Ilham Aliyev was interviewed by Interstate Television and Radio Company Mir
15 february 2011, 13:30
President Ilham Aliyev was interviewed by Interstate Television and Radio Company Mir
Mr. President, the first session of the Milli Mejlis, the parliament of the fourth convocation, was held at the end of last year, on 29 November. What tasks did you set before the new MPs as the head of state?
The main task facing our country is to further accelerate economic development, political reform and modernization. Very much has been done in this direction in recent years, including the activities of the parliament which also enabled us to promptly resolve arising issues and create the necessary legal framework. Thus, the role of the Azerbaijani parliament has enhanced. Most importantly, the decisions and laws that were adopted were in line with the strategy we had identified, i.e. economic diversification, political reform, modernization, reduction of a dependence on the energy sector, education and effective social policies. Therefore, new members of parliament have a traditional agenda. However, a new phase in the development of our country necessitates additional measures. So I am sure that over the next five years the parliament will also work successfully, and as a result of its activity our country will become even stronger.
Addressing the newly-elected MPs, you said that the Nagorno-Karabakh conflict was not a frozen conflict and represented a real threat. How tangible are the chances of a negotiated settlement?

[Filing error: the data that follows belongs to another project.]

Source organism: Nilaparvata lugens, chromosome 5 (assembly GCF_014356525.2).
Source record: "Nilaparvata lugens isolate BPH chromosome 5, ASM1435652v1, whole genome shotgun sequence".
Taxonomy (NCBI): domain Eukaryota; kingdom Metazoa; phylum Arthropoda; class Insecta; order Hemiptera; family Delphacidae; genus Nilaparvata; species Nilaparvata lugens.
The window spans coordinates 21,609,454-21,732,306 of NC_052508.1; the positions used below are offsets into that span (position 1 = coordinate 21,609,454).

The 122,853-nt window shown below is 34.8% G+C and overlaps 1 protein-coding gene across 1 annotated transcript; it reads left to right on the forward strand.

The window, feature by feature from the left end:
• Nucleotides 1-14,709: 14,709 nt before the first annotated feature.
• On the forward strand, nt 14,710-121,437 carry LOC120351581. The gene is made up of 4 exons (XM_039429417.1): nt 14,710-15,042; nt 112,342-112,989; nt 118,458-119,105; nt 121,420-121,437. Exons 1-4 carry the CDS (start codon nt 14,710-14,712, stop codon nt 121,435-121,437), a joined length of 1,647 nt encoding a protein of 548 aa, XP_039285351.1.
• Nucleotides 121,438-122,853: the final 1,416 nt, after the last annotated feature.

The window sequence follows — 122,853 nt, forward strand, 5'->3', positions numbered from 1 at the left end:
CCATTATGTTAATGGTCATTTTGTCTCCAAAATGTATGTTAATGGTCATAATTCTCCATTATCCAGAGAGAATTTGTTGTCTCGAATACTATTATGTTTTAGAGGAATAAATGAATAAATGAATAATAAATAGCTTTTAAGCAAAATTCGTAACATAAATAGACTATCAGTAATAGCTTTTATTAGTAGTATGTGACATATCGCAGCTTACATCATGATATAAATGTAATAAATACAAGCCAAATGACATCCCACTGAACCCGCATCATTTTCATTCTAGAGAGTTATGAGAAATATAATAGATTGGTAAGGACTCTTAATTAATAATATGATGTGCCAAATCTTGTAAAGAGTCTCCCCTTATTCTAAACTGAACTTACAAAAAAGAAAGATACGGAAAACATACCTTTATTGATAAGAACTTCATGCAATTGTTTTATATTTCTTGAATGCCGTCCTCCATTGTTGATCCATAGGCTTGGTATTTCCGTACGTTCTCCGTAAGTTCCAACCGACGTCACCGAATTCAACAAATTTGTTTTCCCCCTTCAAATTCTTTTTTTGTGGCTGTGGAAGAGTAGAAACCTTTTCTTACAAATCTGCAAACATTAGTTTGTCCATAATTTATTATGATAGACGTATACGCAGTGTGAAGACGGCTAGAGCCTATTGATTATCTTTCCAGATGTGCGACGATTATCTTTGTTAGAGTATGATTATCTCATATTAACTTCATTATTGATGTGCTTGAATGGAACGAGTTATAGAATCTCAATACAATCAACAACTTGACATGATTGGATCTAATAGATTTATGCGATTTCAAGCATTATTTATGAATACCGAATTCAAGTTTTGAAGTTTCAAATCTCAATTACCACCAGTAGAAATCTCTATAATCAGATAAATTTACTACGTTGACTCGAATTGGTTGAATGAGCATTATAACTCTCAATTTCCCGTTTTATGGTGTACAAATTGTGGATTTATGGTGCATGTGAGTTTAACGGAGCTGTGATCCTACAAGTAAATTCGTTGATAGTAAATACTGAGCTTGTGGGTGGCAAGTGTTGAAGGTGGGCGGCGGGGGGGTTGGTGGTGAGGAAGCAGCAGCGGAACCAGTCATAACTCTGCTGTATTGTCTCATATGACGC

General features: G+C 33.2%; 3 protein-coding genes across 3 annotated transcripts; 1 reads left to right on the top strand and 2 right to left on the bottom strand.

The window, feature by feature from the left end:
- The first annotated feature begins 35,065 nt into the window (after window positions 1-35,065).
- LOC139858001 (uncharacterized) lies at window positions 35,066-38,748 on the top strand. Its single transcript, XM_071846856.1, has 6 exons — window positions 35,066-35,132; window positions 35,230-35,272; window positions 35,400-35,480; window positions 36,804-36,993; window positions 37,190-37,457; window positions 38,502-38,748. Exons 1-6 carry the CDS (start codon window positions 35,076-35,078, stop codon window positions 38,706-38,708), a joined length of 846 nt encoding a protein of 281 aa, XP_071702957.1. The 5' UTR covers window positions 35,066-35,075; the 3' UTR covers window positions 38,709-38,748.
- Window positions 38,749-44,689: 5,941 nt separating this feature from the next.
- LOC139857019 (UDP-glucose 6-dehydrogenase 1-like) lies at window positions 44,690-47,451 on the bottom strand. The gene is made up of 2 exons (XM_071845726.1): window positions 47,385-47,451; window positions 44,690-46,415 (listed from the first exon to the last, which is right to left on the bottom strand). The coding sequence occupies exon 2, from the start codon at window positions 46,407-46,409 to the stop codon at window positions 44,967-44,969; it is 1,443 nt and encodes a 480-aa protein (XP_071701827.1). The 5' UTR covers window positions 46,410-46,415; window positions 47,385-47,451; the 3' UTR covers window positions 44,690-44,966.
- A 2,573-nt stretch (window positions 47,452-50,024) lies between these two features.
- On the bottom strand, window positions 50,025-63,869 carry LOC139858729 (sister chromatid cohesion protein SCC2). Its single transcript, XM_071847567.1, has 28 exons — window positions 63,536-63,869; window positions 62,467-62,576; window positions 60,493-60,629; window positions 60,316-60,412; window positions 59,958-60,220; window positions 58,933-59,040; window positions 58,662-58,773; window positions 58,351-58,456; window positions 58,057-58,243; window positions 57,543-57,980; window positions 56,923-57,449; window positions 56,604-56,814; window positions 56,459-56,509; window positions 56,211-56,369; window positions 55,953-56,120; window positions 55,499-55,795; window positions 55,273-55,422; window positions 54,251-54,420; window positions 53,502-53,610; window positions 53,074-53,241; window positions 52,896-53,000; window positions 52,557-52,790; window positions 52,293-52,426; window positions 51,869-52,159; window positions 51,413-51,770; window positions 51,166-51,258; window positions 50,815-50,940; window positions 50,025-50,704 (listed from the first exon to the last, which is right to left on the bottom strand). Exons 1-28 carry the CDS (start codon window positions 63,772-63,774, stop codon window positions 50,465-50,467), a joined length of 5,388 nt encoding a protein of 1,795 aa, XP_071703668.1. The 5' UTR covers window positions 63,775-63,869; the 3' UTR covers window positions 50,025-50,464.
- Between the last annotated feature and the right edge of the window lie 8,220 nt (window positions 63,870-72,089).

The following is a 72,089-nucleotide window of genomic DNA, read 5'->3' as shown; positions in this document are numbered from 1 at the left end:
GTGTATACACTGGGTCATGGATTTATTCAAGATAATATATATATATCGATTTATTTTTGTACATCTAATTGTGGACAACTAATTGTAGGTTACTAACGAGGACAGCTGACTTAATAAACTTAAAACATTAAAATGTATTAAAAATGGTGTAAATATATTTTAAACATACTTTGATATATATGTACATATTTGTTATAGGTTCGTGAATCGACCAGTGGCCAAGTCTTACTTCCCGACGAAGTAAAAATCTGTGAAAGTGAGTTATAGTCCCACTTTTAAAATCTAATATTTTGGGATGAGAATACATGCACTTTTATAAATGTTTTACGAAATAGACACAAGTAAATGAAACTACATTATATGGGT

Azerbaijan is committed to the peace process and the main proof of my words is the fact that we have been in talks for almost 20 years. In 1992, the OSCE Minsk Group was established. In 1994, a cease-fire agreement was reached, and negotiations have been under way ever since. Unfortunately, so far without much success. Therefore, first of all, we expect the peace talks to lead to a settlement and are actively involved in the process. The settlement, of course, must be based on the norms and principles of international law because there can be no other foundation. Parties to a conflict may have different expectations, hopes or dreams, but everything should boil down to a legal format. In this particular case, the territorial integrity of Azerbaijan, including Nagorno-Karabakh, is recognized by the world, by all countries of the world. When we became members of the UN, our borders were recognized the way they are. Nagorno-Karabakh is situated practically in the heart of our country and, of course, Azerbaijan’s territorial integrity must be restored. Four resolutions of the UN Security Council also confirm this thesis. So do the resolutions and decisions of other international organizations. Therefore, if the Armenian side shows a constructive approach, understands and accepts the impossibility of independence for Nagorno-Karabakh, we will move on. But if we are faced with unacceptable conditions, issues of secession, separatism and Azerbaijan’s consent for legalization of Nagorno-Karabakh’s independence, then, of course, the negotiations will be futile.